To understand the context in which Kuwabara produced USFK images and the implication of these photographs as visual materials that challenge existing cultural imaginaries and narratives of the presence of the US military in Cold War Korea, the following definition of Cold War by historian Masuda Hajimu is highly helpful: an imaginary war that was brought by the ordinary people (not just high-ranking policymakers) throughout the world who “strove to silence disagreements and restore social order in the chaotic post-WWII era under the mantle of an imagined reality of global confrontation” (Masuda, 2019: 124) According to Masuda, the Cold War originated in fiction, fantasy, and myth in that it “existed not because it was there but because people thought that it existed” (Masuda, 2015: 1–2). In short, the Cold War was a conflict of a constructed nature that became “reality as opposed to something that existed as an objective situation immediately following WWII” (Masuda, 2015: 2) This conflict came to be solidified and shared in the postwar era, which necessitated such an imagined reality. Even though the Cold War reached its peak between 1948–53, Cold War tensions continued to last until 1991 when the Soviet Union collapsed (McMahon, 2003). Masuda’s definition of the Cold War, which highlights its ideological, imaginary, and constructed aspects, is highly relevant for discussing Kuwabara’s USFK photographs. This is not to say that his images were used as propaganda. Rather, as it shall be seen, through a collection of USFK images in the photobook, a medium of narrative potential, Kuwabara seeks to stimulate viewers’ imaginations and present differing narratives and imaginaries on the global presence of the US military, one of the central elements of the Cold War.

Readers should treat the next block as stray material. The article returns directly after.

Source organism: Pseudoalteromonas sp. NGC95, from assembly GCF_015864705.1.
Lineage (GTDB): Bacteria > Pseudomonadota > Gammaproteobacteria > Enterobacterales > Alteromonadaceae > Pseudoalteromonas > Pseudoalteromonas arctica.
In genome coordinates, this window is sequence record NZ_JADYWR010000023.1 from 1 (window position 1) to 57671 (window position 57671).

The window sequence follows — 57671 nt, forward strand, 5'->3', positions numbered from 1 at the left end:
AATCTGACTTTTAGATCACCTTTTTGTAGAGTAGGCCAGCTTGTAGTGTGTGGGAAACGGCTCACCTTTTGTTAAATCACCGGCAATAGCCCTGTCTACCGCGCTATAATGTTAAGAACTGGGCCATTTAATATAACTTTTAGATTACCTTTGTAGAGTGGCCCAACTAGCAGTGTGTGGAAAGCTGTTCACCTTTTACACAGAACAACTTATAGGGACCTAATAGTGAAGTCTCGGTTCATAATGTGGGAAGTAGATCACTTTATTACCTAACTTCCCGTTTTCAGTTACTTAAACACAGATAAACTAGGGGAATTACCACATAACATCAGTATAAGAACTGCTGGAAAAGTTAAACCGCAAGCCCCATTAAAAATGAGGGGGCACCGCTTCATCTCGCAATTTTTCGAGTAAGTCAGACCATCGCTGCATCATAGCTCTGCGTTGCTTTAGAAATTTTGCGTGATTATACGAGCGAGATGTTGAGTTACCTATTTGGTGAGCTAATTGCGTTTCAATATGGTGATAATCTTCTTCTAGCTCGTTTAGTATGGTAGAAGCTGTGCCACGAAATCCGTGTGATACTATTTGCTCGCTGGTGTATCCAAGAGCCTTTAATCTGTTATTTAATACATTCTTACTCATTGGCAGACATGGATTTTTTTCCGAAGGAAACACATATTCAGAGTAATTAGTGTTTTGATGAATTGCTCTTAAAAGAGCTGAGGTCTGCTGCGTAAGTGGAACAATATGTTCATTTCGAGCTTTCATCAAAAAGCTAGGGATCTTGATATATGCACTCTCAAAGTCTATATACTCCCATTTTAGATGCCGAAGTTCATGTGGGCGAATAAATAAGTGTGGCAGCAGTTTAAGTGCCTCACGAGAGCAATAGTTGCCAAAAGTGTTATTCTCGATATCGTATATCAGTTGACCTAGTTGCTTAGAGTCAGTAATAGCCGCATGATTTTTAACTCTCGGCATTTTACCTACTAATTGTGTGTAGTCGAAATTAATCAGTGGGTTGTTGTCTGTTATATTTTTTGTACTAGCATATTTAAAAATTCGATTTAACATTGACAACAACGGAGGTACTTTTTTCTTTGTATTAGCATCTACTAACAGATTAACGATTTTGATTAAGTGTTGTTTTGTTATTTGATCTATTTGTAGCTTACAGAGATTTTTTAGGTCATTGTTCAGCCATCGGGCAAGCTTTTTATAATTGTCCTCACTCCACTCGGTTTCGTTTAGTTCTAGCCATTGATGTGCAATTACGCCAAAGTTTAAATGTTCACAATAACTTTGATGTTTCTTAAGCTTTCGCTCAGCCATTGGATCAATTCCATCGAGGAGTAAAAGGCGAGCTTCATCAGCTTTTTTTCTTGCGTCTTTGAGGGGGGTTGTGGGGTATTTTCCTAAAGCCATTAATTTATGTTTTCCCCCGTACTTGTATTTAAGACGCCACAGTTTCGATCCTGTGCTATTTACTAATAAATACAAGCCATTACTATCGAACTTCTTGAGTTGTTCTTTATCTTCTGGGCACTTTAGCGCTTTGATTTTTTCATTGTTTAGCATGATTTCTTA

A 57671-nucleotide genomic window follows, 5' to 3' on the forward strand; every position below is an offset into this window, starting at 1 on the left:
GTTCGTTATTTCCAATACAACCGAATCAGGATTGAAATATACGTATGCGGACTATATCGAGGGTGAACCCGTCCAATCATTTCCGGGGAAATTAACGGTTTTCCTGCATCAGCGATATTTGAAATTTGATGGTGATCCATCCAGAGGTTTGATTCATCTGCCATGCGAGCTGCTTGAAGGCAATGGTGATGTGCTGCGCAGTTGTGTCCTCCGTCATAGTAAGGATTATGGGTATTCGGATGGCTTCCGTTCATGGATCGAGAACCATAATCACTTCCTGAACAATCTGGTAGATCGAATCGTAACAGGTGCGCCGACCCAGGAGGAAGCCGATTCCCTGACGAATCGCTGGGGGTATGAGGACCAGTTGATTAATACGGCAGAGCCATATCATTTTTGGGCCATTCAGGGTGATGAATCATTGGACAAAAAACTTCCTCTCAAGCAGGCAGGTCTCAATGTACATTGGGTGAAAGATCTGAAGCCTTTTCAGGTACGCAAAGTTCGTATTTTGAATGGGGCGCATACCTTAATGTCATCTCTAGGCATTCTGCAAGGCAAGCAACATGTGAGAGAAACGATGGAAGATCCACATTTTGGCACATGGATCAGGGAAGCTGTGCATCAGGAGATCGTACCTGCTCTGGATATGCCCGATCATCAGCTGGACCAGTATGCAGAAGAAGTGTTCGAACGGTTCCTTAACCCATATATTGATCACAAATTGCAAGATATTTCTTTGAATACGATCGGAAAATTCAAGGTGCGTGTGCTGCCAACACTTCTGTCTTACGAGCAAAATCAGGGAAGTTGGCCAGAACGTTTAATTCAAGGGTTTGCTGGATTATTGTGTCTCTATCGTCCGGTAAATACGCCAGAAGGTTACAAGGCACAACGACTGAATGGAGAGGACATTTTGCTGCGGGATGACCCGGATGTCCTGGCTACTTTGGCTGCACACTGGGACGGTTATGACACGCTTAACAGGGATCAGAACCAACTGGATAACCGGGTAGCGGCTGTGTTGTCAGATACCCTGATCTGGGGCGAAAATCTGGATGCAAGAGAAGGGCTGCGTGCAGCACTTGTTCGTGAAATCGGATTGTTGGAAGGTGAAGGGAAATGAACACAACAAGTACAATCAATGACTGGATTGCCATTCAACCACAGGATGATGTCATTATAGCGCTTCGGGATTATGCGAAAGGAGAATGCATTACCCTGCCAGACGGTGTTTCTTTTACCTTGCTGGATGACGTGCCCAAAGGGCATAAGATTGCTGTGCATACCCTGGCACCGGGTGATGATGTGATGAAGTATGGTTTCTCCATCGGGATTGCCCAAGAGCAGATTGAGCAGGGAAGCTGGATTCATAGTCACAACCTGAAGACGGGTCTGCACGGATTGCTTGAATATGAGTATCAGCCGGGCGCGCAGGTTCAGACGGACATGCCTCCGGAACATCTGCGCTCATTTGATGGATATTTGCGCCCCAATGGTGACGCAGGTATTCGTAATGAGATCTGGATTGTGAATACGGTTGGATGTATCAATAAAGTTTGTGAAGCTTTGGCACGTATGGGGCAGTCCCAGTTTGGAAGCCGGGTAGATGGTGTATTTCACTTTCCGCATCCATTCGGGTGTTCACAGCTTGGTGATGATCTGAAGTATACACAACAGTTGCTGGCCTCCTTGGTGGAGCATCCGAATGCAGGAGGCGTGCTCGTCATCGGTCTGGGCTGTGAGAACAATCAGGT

Complicating the Major Representations of the US Military in Korea

The third chapter of Kankoku gen’ei, entitled “Far East Strategy, USFK,” features ten black and white photos. Out of ten, two solely depict American GIs; two focus on Korean women; and six feature various interactions between American GIs and the Korean women catering to them. The chapter opens with a paragraph in which Kuwabara fills in the intended audience, mainly Japanese viewers, with the historical background of USFK and essential information about it, such as its major locations, sizes, and even the rationale behind the presence of the USFK. His description underscores Korea as one significant military strategic point, along with the Philippines and Japan, in the US’ security strategy during the Cold War.

Figure 1: Left: Kuwabara Shisei, Untitled, from Kankoku gen’ei, 21 x 30 cm, 1964; Right: the first page of the third chapter of Kankoku gen’ei, 1964. 

This paragraph is visually accompanied by the first two photographs of the chapter. In the first photo, American GIs are photographed as they test fire a machine gun near the DMZ (demilitarized zone). The solemn facial expression of the GIs shows their serious attitude toward the training. The lack of individuality of the GIs, who are all in their uniforms and whose helmets cast deep shadows on their upper half faces, heightens the sense of group solidarity. Overall, the scene presents GIs as one loyal group diligently fulfilling their duty to protect Korea.